Reviewed by John Potter
Sometimes songs that weren’t written to be sung in church are the ones that connect us to God most deeply. Here are six albums released in the last decade that you won’t find in the “Christian music” section, but that ask profound questions of faith. (Be forewarned: some of the language is not Sunday-school approved.)
Sufjan Stevens, Carrie and Lowell (2015)
After experimenting with the electronic pastiches of 2010’s The Age of Adz, Stevens returned to his stripped-down folk roots for this
devastatingly honest meditation on love and loss. Written and recorded in the wake of his mother’s death, Carrie often focuses on the weary faith that sustained the singer-songwriter during this dark period. “How could this happen?” Stevens pleads in “No Shade in the Shadow of the Cross.” “How, God of Elijah?”
D’Angelo, Black Messiah (2014)
Having grown up the son of a Pentecostal preacher, D’Angelo is no stranger to fiery rhetoric. Although it had been fourteen years since the release of his seminal R&B record Voodoo, last year’s events in Ferguson, Missouri, provided the catalyst for D’Angelo to craft the righteous call to action that is Black Messiah. Over deep fuzzy bass and glitchy drums, the neo-soul icon confronts struggle without losing hope (“Soul prayer / hallowed be thy name / …I believe that someday we will rise,” he sings in “Prayer”).
Cloud Cult, Love (2013)
From the home base of their organic, geothermal-powered farm, Cloud Cult regularly release albums on their own label, Earthology Records. But it was the eight-piece orchestral band’s tenth album that brought them a new level of attention. Spanning chamber pop, punk anthems, gentle folk, and electronic experimentation, Love finds Cloud Cult searching for meaning and finding purpose in a spirituality that connects us all. As “The Calling” concludes, “There’s so much more you’re made to be. / Scream it from the top of your lungs, you have a calling.”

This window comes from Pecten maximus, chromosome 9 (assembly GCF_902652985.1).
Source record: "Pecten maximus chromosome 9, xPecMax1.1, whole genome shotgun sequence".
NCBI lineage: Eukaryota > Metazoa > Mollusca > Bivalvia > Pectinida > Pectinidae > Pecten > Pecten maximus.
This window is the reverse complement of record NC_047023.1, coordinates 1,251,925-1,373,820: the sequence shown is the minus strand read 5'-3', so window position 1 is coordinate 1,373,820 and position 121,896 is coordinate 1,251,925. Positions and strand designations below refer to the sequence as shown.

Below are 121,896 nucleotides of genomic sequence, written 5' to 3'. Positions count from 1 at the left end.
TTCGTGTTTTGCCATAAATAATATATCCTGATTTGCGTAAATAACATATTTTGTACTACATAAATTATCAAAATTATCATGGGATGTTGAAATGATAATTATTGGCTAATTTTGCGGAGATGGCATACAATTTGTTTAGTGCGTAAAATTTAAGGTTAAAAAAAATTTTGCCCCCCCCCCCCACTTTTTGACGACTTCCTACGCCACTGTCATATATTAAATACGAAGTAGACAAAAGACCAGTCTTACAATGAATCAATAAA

Over the Rhine, Meet Me at the Edge of the World (2013)
Like Cloud Cult, songwriting duo (and married couple) Linford Detweiler and Karin Bergquist release material prolifically and make their home on a Midwestern farm. Over the Rhine’s twelfth studio LP offers a double-album’s worth of songs that move comfortably from country-tinged folk to jazzy blues. As they have throughout their long career, the band explores the interplay between the sacred and profane—or at least the sacred and the broken (“I have seen the slow corruption / of the best ideas of Christ / in the pulpits of our nation / Gospel turned into white lies”).
David Bazan, Curse Your Branches (2009)
When ’90s indie-rock mainstay Pedro the Lion disbanded in 2005, frontman David Bazan also broke from his longtime faith. What was most surprising when Bazan released his first solo LP wasn’t just that it’s his most musically adventurous effort to date, but how God-centric this collection of agnostic declarations proved to be. Throughout Branches, Bazan is by turns angry, liberated, and questioning, trying to cut ties with his former beliefs but finding that he can’t quite shake God (“The crew have killed their captain / but they still can hear his voice / a shadow on the water / a whisper in the wind”).
Low, Drums and Guns (2007)
For more than two decades, another husband-and-wife team—guitarist Alan Sparhawk and drummer Mimi Parker—has crafted minimalist indie rock as Low, anchored by the couple’s haunting vocal harmonies. Released in the midst of the Iraq War, Drums finds the band moving further away from the quieter sound they began with, employing a heavier sonic edge to match its warfare-focused thematic content. “Murderer” grapples with the messy ways theology and violence have intertwined throughout history: “One more thing I’ll ask you Lord / you may need a murderer / someone to do your dirty work.”